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Last season Victor Oladipo burst on the scene, making the leap from solid rotation player to All-NBA level star who could score and defend — and he dragged the Pacers up to being a solid playoff team with him.

The Pacers were the surprise of the NBA, which leads to the question: Can they do it again? More than that, how can they take a step forward? Kurt Helin of NBC Sports talks with J. Michael of the Indy Star about the Pacers and their key role players — Myles Turner, Tyreke Evans, Doug McDermott, Thaddeus Young and more — and what has to happen to move this team into the top three or four of the East.

The pair also discusses the East a little, including whether Toronto is for real, and how big a threat will Giannis Antetokounmpo and the Bucks be.

As always, you can check out the podcast below, listen and subscribe via iTunes at ApplePodcasts.com/PBTonNBC, subscribe via the fantastic Stitcher app, check us out on Google play, or check out the NBC Sports Podcast homepage and archive at Art19.

Report: Timberwolves president Tom Thibodeau, owner Glen Taylor unaligned on Jimmy Butler trade

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Timberwolves president Tom Thibodeau reportedly initially expressed no interest in granting Jimmy Butler‘s trade request. Then, owner Glen Taylor reportedly ordered Thibodeau and general manager Scott Layden to deal the star. Yet, Thibodeau was still reportedly trying to convince Butler to stay in Minnesota as of yesterday.

Does that mean Thibodeau was defying his boss? Not necessarily. Thibodeau could be trying to persuade Butler on one front while Thibodeau and Layden also explore trades on another front. There’s room for simultaneous strategies.

But it doesn’t sound as if the Timberwolves are all on the same page.

Adrian Wojnarowski of ESPN:

Thibodeau and GM Scott Layden, who is the point man for trade conversations, continue to leave rival executives and owners unclear about both the specific players and broader kinds of assets that the Wolves value in a deal, sources said. Even more doubt exists about whether there’s even yet alignment between Taylor and Thibodeau on a structure and a timetable for a deal, league sources told ESPN.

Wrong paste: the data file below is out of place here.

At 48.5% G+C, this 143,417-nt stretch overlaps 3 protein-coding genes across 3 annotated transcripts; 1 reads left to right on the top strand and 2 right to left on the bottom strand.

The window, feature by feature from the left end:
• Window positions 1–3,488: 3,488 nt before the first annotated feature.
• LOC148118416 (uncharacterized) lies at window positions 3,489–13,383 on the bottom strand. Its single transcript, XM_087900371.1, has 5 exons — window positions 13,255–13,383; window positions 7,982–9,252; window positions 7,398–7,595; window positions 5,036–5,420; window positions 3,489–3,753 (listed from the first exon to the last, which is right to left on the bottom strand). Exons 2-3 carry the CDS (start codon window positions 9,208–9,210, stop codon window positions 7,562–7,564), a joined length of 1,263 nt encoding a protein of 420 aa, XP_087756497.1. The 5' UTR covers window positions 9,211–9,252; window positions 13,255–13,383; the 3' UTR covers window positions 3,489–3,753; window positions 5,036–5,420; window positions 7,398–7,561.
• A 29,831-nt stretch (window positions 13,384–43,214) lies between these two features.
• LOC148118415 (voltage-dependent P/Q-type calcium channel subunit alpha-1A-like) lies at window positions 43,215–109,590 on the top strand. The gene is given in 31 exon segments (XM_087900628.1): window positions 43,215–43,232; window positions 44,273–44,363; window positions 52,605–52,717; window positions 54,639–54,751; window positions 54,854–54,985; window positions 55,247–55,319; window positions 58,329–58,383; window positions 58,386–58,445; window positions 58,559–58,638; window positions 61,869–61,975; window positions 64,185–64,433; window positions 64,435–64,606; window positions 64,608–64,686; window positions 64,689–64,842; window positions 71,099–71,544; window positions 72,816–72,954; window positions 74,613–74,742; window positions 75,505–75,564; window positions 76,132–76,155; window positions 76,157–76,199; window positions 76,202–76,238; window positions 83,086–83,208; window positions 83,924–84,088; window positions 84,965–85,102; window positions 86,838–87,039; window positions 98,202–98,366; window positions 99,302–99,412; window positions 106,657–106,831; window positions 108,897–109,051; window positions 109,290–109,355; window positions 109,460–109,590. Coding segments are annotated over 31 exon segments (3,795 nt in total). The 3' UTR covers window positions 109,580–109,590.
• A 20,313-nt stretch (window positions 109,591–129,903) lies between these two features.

From starting the week insisting to other teams that Minnesota wouldn’t trade Butler to slow-playing return phone calls and failing to share guidelines for the kind of deal that Minnesota wants to execute, Layden has graduated to the next phase of negotiations with teams: Asking for stars, starters, draft picks and salary-cap relief for the chance to acquire Butler, league sources said.

there’s a belief among interested teams that Thibodeau is reluctant to bring strong offers to his owner for examination because he’s still holding out hope to get Butler on the floor for Minnesota this season.

As the trade process grinds along, some interested teams are working to bypass Layden and go directly to Wolves ownership with trade offers. Teams dealing with Minnesota describe an unusual level of confusion. Some have heard separately from Taylor and the Layden/Thibodeau management team, with little apparent coordination between the two levels of Minnesota’s organization.

This all sounds believable. Thibodeau can be stubborn. He feuded with Bulls management until he got fired, and there’s a rumor he’d rather leave the Timberwolves than trade Butler for lesser young players and picks. There’d be a selfish logic to that approach, as missing the playoffs next season – more likely without Butler – could get Thibodeau fired, anyway.

But a dose of skepticism about this report: If you were a team trying to trade for Butler, would you rather deal with Thibodeau – a basketball expert who is adamant about getting a good return – or Taylor, a businessman who built his fortune outside basketball then bought an NBA team? The answer is probably Taylor, and a way to do that is sow discord in Minnesota with leaks like this. This report could cause Taylor to take over Butler-trade negotiations completely.